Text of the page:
We have a number of processes in place to monitor boys’ wellbeing and learning during the home-based learning period. Our Learning Organisation Team is collecting information from a range of sources to learn about boys’ experience, allowing for evidence-informed decisions.
One of the ways we are collecting information is through a weekly student survey. For more insights on how this data is being used, I encourage you to read the lead article by Executive Director – Educational Innovation Jacqui Zervos.
The School is also surveying teachers and parents fortnightly. Data from both surveys is analysed, and themes are addressed as they emerge. For example, trends from the Term 1 staff and parent surveys contributed to the decision to lengthen lesson times in Term 2 and provide additional structure for the consolidation period.
We are all learning through this process and we are actively seeking to listen to our stakeholders. Our goal is to be evidence-informed in our response to the data collected so we can provide the best learning experience possible for our boys. Thank you to those of you that have contributed to our surveys – it has truly helped us understand what is working and how we can improve.
If you have any concerns, please contact your son’s Head of Year via email or phone. They will then be able to assist you in accessing the information you require.
Director of Student ServicesDale Nicholas
On Monday 11 May, Years 11 and 12 students return to campus. In the next few weeks, we anticipate the return of all students to Brisbane Grammar School. Students will be moving from the home space to the school space, and we have developed five easy tips based on the concept of SPACE for the return of students.
It is important for boys to get their sleep patterns aligned with a return to school. This means slightly earlier bedtimes should be considered in planning your son’s to return to school. Having a period of quiet time, without any electronic devices, before bed can help boys wind down at the end of the day.
Boys should start getting their return to school materials organised. Now is a great time to clean school shoes, find lunchboxes and dust off the blazer in preparation for a return to school. Make sure students are prepared to follow hygiene protocols.
While we have missed boys’ presence on campus, their return means a readjusting to normal school routines and expectations. We need boys focused on their work in class. Parents can help their boys prepare to return to school by reminding them that their core business as a learner involves attending to set tasks, being a good friend and adhering to the expectations of students at BGS.
It is important for boys to continue to connect with their friends as we transition to a full return to school. The boys are eager to get back, and it is important to maintain these connections until all students return.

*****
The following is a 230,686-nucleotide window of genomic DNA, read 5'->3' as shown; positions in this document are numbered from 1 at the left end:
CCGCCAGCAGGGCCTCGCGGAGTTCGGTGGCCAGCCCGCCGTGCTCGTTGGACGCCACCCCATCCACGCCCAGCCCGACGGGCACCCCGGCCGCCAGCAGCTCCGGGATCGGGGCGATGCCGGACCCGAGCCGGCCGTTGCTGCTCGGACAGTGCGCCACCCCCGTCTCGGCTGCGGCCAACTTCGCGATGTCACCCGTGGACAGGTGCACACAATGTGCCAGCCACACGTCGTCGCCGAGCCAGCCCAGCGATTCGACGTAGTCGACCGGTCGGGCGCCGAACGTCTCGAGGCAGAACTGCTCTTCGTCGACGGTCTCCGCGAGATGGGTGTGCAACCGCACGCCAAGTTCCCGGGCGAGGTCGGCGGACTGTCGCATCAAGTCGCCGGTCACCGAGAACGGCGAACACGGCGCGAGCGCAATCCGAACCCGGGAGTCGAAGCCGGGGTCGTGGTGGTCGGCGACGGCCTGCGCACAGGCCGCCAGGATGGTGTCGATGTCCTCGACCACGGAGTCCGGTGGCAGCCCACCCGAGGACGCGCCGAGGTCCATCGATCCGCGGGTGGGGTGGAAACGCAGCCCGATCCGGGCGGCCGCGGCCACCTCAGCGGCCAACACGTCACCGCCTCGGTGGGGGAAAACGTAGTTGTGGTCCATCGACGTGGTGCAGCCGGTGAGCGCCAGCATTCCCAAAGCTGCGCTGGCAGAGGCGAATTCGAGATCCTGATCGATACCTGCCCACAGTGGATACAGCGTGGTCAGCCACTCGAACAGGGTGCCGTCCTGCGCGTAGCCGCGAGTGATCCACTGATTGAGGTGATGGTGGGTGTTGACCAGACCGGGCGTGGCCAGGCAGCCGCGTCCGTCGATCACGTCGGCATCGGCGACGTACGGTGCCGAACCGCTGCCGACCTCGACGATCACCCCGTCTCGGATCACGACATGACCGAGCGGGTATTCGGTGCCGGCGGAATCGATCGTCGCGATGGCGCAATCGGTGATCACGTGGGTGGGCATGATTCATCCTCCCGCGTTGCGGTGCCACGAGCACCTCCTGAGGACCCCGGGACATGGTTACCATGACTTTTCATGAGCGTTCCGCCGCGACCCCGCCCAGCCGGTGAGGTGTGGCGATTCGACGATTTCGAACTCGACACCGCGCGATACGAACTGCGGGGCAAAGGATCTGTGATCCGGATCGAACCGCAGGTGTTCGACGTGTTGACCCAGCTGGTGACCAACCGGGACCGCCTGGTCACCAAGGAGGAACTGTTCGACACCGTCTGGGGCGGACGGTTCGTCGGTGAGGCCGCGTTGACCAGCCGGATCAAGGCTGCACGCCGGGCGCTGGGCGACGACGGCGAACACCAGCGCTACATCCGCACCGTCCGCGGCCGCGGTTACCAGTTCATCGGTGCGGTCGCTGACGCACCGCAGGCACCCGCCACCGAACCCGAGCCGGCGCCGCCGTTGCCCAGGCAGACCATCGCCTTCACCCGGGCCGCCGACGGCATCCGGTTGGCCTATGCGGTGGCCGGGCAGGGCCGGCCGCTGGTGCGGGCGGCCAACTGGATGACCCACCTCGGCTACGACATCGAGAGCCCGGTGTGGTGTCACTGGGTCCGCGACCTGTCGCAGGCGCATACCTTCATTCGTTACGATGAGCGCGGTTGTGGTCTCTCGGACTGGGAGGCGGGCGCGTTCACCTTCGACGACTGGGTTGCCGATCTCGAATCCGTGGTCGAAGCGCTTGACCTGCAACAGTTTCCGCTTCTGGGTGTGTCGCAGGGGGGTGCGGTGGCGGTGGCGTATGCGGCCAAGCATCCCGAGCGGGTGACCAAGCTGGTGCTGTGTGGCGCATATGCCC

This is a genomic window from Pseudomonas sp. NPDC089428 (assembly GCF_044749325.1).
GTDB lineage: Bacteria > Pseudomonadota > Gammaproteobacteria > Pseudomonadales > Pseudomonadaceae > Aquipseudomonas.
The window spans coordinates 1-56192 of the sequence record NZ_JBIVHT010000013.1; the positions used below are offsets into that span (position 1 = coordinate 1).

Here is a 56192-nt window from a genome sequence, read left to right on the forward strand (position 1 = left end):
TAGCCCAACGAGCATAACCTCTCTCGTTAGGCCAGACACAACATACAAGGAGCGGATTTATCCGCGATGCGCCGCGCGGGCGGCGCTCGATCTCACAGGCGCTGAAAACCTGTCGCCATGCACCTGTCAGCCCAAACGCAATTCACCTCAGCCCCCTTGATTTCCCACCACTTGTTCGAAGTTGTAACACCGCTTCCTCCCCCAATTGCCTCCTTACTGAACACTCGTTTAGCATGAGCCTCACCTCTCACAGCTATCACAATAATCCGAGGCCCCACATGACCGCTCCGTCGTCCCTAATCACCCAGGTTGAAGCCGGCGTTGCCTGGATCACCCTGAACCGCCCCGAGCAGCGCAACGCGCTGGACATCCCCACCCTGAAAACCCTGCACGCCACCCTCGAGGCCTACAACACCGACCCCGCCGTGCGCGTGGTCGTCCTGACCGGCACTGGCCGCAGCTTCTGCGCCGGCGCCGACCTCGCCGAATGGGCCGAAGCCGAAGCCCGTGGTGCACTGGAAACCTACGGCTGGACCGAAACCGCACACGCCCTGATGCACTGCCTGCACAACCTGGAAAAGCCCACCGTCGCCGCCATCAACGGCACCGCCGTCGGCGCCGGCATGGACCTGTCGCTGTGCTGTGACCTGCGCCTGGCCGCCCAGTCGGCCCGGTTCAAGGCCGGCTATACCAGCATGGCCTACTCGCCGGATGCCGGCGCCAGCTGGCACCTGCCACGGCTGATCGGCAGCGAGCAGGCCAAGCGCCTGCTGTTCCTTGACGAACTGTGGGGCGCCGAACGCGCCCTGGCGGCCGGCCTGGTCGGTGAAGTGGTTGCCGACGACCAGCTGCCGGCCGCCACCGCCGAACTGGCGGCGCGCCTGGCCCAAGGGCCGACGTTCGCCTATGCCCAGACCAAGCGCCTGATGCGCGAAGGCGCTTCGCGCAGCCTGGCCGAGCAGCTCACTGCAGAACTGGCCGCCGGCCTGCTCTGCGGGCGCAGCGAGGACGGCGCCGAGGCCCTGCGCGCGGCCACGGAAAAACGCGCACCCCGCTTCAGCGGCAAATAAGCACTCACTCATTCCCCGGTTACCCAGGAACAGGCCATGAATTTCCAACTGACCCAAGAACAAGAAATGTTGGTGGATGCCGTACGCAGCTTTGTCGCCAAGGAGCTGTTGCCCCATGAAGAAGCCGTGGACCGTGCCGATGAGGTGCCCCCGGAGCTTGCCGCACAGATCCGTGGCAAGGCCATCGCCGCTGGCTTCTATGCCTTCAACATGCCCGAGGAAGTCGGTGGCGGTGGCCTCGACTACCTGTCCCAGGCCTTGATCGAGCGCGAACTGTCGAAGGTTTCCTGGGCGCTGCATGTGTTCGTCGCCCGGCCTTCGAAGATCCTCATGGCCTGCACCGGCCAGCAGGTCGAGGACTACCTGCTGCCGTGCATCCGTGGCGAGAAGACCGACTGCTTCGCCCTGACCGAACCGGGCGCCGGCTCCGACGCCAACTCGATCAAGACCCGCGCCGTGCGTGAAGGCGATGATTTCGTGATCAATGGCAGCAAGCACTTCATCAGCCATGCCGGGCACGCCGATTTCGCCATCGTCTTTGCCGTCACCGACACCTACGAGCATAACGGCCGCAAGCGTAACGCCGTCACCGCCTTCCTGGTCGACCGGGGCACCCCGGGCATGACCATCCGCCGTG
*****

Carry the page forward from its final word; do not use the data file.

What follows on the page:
It is important for boys to continue to exercise daily to facilitate physical and mental fitness.
Director of Boarding
Almost concurrently with the Queensland Government’s announcement that students in Year 11 and 12 would return to school, the Australia Health Protection Principal Committee published new guidelines for the operation of boarding houses across Australia.
Previously, we were required to restrict the number of boys in line with the number of bathroom facilities. The new guidelines instead empower us to risk asses our facilities for their safe operation. In adhering to the direction of the AHPCC, it is likely we will only have an initial capacity for 35 boarders, based on the safe operation of boarding houses.
This has been a very welcome development that will enable us able to accommodate many of our Years 11 and 12 boarders. It will be wonderful to welcome back so many young men who call Harlin House home.
Of course, significant challenges remain. Boarding houses and similar facilities will need to operate under stringent guidelines in the coming weeks. To minimise casual contacts, we will disperse our boarders throughout Harlin House, and SW Griffith House in due course. We will also enforce rigorous cleaning regimes to sleeping areas, shared spaces, kitchens and bathrooms. Daily testing of all staff and boarders will continue, and entrants will to the House and the Dining Hall will be limited.
Perhaps most challenging for us all will be the need for Harlin House to operate as a semi-closed community, where all forms of Leave will not be possible. It certainly won’t be easy, and there are a few boys who need haircuts and essential items (or treats) to keep them going. Thank goodness for Mrs Dunn and her toiletries bingo!
As all begins to change once again, I have been prompted to consider the changes I would like the community to keep doing. For me, I have enjoyed the increased frequency of contacts to home. I have valued the tales and the details that parents have shared, and the images of their boys just being boys. Most of all, I have enjoyed the privilege of representing BGS Boarding and being part of their family. I most certainly will seek every way possible to maintain that level of communication.
As staff, we have also found ourselves compelled to meet more regularly to share the implications of the ever-changing challenges being placed before us. Monday evening has now become our weekly boarding catch up via Microsoft Teams, opening us up to a new way to connect. Our Boarding Tutors have shown dedication in how they have kept in contact with boarders and have offered great insight during our meetings.